When I first started in this business, the common rate of return for a long term investment that I would hear touted was 8% and sometimes as high as 10%. I recently decided to have some fun and check out what the investment return was for a number of periods looking at the DJIA. I gathered this information from the Dow Jones Industrial Active Learning Center under the Resource Center tab. Now, before the cries come out regarding using the DJIA, let me acknowledge some of the issues that I am sure that people will have:
- Looking at the DJIA does not reflect a balanced portfolio since it relates to very large cap if not mega-cap companies.
- There are several allocations and investment strategies which long term have had better performance than the DJIA.
These issues do not counter the one problem that is aptly illustrated in the graph above. Averages, even 30-year averages, change over time. I will assume that you may have come to realize that just because you have an average return of X, that it is not to say you will have a return of X every year. In fact the average will change each year as the numbers change. And this is well and good as long as things remain relatively the same. But what if they are different?
If you were to take the average of the DJIA 30 year average for the past 20 years, you would get something close to 8%, with numbers of 30 year returns ranging anywhere from 4.7% to 10.1%.But what if you were to include 30 year averages from beginning in 1958 until now? You then have a range of numbers from 2.45% to 10.1% with an average return of 6.36%. If we were to look at the “average 30-year return for the DJIA” not including the past twenty years, we would have a return of 5.43% with a range of 2.45% to 8.18%.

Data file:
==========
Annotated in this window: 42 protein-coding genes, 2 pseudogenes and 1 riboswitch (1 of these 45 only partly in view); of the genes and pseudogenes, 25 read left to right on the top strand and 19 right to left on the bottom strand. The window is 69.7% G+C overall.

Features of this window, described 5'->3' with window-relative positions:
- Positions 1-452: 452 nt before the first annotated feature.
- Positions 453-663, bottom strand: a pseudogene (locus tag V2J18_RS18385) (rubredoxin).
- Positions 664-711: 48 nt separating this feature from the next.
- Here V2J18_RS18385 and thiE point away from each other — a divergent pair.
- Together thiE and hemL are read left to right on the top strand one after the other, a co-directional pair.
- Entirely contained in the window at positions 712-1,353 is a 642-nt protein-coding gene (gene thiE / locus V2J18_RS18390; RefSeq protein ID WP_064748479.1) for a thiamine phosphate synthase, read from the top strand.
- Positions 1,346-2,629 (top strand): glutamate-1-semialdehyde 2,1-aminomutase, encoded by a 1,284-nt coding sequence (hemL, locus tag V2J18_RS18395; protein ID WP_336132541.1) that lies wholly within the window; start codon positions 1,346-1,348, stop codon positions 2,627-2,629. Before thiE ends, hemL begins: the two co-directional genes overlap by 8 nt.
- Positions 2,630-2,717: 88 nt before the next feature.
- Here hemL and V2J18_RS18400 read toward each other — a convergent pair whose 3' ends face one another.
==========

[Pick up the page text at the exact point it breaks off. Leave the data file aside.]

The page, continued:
Given these numbers, is it truly fair to assume an 8% rate of return?
Could it be that if anything, we have experienced a “golden age” when it comes to investment return and that we are heading back to the usual? I am not certain. I do believe to only look at what have been relatively good times when it comes to investment returns as it relates to financial planning is somewhat similar to pretending that clients have the benefit of playing poker with a deck of cards stacked in their favor when they do not.
Financial planning software often provides a number of wonderful ways to test the probable success of a portfolio, including Monte Carlo testing. That being said, these wonderful opportunities to check how valid our retirement assumptions may be depends on us not using a stacked deck in our testing. My hope is that this quick glance into the DJIA returns will cause people to question the basic assumptions of any financial plan including what is a fair rate of return and understand that averages are not static.
Please send your comments or questions to firstname.lastname@example.org.